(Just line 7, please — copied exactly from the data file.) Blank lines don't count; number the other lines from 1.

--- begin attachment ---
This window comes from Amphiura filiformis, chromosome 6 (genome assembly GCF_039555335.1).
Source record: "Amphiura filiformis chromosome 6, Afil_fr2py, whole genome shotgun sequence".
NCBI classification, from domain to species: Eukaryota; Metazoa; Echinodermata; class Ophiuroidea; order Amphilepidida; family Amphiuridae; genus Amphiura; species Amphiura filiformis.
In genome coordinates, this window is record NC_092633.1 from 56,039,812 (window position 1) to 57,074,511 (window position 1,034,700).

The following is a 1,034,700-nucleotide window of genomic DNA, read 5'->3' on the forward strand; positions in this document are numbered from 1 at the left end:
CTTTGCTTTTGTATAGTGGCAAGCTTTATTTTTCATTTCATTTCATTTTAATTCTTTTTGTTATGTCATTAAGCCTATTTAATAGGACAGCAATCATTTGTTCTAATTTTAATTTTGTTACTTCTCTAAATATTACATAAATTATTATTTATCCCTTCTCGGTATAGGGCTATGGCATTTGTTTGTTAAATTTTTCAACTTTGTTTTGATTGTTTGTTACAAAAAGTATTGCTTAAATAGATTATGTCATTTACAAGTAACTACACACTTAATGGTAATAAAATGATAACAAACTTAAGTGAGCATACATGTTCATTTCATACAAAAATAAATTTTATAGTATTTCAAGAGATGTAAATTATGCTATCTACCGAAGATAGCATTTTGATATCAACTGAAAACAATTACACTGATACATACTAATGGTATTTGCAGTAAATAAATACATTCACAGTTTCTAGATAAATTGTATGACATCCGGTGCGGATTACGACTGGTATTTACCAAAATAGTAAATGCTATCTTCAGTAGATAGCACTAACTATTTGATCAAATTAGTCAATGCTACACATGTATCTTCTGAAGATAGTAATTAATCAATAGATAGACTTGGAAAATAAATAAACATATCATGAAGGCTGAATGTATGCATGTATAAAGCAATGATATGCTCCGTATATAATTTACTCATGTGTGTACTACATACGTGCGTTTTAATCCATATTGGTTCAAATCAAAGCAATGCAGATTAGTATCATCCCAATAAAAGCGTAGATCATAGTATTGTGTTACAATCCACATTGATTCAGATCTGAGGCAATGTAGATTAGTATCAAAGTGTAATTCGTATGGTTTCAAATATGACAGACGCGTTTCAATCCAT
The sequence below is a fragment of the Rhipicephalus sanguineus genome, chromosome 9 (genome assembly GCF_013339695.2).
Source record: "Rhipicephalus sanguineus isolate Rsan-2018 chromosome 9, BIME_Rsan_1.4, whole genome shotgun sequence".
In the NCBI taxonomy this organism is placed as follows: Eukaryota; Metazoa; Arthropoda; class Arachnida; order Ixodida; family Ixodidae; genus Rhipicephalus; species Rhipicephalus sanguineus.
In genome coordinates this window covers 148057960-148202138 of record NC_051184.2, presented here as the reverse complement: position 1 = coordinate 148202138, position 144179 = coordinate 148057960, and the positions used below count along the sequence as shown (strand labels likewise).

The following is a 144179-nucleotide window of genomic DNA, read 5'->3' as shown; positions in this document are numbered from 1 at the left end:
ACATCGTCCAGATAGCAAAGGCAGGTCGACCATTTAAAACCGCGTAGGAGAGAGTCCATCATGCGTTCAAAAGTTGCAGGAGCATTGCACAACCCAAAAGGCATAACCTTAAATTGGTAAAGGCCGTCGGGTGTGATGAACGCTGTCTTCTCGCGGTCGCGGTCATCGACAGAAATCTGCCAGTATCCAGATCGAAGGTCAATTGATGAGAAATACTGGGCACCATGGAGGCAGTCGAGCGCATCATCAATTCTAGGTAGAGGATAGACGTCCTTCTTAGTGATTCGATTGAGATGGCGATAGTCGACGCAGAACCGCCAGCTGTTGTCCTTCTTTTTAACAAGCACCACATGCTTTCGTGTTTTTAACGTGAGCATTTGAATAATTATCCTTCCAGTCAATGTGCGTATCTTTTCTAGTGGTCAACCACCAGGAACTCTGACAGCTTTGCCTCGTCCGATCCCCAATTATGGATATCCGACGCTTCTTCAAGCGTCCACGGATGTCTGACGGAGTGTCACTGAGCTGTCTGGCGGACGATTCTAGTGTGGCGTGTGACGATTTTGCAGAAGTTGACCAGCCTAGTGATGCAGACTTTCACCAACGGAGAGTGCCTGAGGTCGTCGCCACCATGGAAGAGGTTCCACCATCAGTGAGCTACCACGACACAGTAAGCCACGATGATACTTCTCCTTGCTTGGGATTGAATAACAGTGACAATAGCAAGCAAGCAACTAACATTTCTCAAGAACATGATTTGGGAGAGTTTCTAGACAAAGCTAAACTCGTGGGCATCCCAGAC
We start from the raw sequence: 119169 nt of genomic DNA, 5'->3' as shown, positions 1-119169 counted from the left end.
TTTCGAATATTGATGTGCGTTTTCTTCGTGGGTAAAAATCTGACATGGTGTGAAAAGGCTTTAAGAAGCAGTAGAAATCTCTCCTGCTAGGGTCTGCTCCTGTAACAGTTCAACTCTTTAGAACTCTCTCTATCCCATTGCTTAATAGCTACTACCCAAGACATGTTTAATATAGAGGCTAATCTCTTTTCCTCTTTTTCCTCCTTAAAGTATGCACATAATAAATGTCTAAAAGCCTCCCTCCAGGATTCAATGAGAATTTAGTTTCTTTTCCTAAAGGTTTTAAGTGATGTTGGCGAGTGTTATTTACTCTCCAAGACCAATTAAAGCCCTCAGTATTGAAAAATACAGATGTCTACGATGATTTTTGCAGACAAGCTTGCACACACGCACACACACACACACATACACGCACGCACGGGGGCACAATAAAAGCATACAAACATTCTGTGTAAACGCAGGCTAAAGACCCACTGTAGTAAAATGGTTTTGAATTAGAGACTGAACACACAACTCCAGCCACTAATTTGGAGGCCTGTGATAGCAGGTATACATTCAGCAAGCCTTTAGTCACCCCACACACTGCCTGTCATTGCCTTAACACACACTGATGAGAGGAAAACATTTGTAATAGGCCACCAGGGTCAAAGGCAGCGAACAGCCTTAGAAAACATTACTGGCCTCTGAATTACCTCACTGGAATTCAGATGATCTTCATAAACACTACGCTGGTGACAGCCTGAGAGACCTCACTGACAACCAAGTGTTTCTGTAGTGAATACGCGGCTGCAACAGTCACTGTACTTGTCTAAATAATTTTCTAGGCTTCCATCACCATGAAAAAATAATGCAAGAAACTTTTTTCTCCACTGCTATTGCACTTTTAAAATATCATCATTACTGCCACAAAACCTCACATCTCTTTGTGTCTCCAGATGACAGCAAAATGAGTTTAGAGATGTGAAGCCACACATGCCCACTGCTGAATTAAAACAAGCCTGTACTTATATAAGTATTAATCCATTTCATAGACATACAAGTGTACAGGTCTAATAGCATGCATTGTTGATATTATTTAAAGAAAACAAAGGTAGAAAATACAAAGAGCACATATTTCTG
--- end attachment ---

The sequence below is a fragment of the Rhipicephalus sanguineus genome, chromosome 9 (genome assembly GCF_013339695.2).